Huslia pleads to rein in burgeoning pike population

A proposal aimed at reducing the number of pike around the northern Interior village of Huslia will be considered by the Board of Fisheries when it meets next week (January 12-16) at the Alpine Lodge in Fairbanks.

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Pike. Photo: Alaska Department of Fish and Game.
Pike. Photo: Alaska Department of Fish and Game.

As written, the proposal would allow nets with 5 1/2-inch mesh to be set completely across Racetrack Slough, just upriver from Huslia, as well as sloughs connected to the Huslia River.  The nets would have to be removed by June 15, before the arrival of salmon to the area.

Blocking off sloughs in the early summer is a traditional technique for catching large numbers of pike, according to the proposal’s sponsor, Jack Wholecheese from Huslia. But the practice has been illegal since the introduction of fishing regulations in the area during the 1950s.

Wholecheese says that pike are an important subsistence resource for Huslia, because relatively few salmon run up the Koyukuk River compared to the Yukon. But recently the pike population has grown so large that the voracious predators are making a noticeable dent in the populations of other important species.

“A long time ago, they used to have more control over the big pike that eat all of our younger fish, and whitefish and ducks and muskrats and everything. We see a lot of those younger whitefish or even sheefish and lush in the stomachs of these pikes. Actually they are the barracuda of the Koyukuk River.”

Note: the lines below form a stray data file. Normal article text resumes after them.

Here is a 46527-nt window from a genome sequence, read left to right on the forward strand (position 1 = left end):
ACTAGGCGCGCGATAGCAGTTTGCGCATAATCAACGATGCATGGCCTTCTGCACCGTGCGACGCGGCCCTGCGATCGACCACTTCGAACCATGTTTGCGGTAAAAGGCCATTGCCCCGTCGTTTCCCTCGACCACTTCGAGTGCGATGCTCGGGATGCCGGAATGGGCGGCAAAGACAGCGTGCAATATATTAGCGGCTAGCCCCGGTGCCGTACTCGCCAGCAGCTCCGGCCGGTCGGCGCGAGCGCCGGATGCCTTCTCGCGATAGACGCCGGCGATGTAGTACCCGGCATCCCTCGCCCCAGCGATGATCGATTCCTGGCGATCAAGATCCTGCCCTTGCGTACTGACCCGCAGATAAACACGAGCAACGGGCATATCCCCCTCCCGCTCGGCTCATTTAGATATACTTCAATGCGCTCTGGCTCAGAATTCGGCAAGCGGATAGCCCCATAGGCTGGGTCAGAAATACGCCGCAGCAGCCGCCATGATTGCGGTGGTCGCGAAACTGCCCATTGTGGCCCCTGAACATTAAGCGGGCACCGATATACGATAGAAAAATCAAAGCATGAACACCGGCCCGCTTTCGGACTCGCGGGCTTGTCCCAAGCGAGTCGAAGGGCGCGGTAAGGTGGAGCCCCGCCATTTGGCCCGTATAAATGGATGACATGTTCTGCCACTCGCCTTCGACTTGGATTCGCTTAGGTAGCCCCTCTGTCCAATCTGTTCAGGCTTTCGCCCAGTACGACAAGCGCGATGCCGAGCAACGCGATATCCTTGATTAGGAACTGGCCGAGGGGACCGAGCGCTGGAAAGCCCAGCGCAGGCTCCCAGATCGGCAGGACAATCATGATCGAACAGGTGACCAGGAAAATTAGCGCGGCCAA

Fish and Game opposes the idea of entirely blocking sloughs to target pike.  According to Yukon River Fall Season Manager Jeff Estensen, the Department is concerned about the unintended harvest of fish other than pike.

“When you are obstructing the whole, entire waterway, then you are in essence blocking the passage of other species such as grayling, whitefish, suckers or whatever. And even though you may be using a specific mesh size to target pike, which the proponent is suggesting in this [proposal], any kind of net is going to catch fish regardless if you want to or not.”

Current regulations for the Yukon Area prevent nets from stretching more than halfway across a waterway.

Huslia is in the middle of the Koyukuk National Wildlife Refuge, and federal managers have ultimate authority over fishing regulations within the refuge. The federal Office of Subsistence Management submitted a comment in support of the proposal, though OSM recommends that a portion of a slough should be left open for navigation and some fish passage, and that large-scale pike fishing with gillnets require a permit.

The Middle Yukon Fish and Game Advisory Committee also recommends that the Board of Fish adopt the proposal with certain amendments. The Fairbanks Advisory Committee is on record against the proposal.